One corner of the temple was dedicated to music and dance. I saw musicians painted on to doors, playing hand held stringed as well as percussion instruments. Another set of doors had dancers performing something close to the modern garba. The statues in this corner also represented dancers. The learnt from the caretaker that the temple committee commissions restorations of a few sections of paintings at a time, but the process is fairly common. That was one reason that only a few paintings looked faded.

The walls were so full of details that I was lost in them as I traverse the narrow alley around the central garbhagriha. But when I looked up, I noticed that the ceilings were richly decorated too. I wondered whether these delicate shades of blue and green were traditional or require ultramodern chemical technology to achieve. Of course, the 18th century was fairly modern, and a lot of the technology of colours had already been developed by then. There are Portuguese documents from a century earlier which talk the of profusion of artificial colours that they saw in India. Temples are the most conservative organizations in the modern world, so changes would be slow. Nevertheless over three centuries colours could have evolved.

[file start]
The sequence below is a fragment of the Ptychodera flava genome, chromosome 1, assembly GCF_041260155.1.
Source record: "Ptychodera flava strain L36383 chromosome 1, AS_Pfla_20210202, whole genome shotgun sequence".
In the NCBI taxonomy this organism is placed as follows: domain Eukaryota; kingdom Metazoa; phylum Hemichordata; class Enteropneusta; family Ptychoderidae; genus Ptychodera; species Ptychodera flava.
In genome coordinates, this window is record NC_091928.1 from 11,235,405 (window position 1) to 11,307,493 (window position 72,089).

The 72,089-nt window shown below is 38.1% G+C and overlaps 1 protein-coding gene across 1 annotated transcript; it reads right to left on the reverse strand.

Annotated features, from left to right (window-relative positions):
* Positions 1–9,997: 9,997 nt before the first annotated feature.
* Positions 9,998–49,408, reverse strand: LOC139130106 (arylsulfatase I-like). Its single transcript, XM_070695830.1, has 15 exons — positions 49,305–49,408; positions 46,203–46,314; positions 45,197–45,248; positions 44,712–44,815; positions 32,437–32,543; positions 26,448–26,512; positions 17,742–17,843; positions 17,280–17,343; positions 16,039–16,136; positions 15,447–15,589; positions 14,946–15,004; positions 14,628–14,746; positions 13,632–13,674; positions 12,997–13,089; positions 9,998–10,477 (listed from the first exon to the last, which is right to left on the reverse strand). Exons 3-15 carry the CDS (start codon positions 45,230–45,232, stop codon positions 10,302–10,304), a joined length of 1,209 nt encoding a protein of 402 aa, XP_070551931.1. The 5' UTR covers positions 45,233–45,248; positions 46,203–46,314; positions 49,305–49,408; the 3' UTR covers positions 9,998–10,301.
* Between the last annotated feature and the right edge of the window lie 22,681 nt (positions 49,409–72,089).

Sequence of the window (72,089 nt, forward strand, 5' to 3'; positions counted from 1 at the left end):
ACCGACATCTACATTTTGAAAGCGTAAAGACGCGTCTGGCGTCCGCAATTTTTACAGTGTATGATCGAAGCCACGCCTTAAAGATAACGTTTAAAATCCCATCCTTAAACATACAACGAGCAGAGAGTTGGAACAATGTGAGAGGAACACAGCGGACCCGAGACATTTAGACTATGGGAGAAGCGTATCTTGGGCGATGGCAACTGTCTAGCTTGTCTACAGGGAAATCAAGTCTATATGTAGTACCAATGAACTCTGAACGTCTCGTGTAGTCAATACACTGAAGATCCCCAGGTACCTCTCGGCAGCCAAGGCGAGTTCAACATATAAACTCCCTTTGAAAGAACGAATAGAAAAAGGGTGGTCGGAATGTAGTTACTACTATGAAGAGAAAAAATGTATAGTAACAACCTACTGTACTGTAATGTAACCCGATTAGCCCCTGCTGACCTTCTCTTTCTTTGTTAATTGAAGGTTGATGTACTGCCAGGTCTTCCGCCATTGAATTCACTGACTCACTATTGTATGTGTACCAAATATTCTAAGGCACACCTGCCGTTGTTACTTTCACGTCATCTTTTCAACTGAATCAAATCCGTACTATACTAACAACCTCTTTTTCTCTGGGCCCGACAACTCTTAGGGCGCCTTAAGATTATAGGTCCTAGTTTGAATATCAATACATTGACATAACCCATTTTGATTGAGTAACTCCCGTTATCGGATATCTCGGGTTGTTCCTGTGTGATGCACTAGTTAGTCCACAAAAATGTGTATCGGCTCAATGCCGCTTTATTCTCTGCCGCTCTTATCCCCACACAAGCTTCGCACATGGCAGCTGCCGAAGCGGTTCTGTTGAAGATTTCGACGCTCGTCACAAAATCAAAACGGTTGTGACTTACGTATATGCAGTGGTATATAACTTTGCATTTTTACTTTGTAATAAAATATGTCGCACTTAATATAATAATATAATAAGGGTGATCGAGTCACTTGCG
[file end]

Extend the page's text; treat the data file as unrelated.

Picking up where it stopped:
Off in one dark corner was this gem of a door. With the semicircular arch above it, and stained glass insets it was one of a kind. Strangely, it seemed not to be regularly used. The niches in the wall were stacked with account books and loose papers, and a bed roll was piled up near it. What was its purpose? I looked around for the caretaker, but he was busy instructing new arrivals. I noticed that he gave them half an hour. I was sure we had spent more than half an hour inside, so perhaps his times were a little elastic. We thanked him and stepped out into the bright sunlight outside.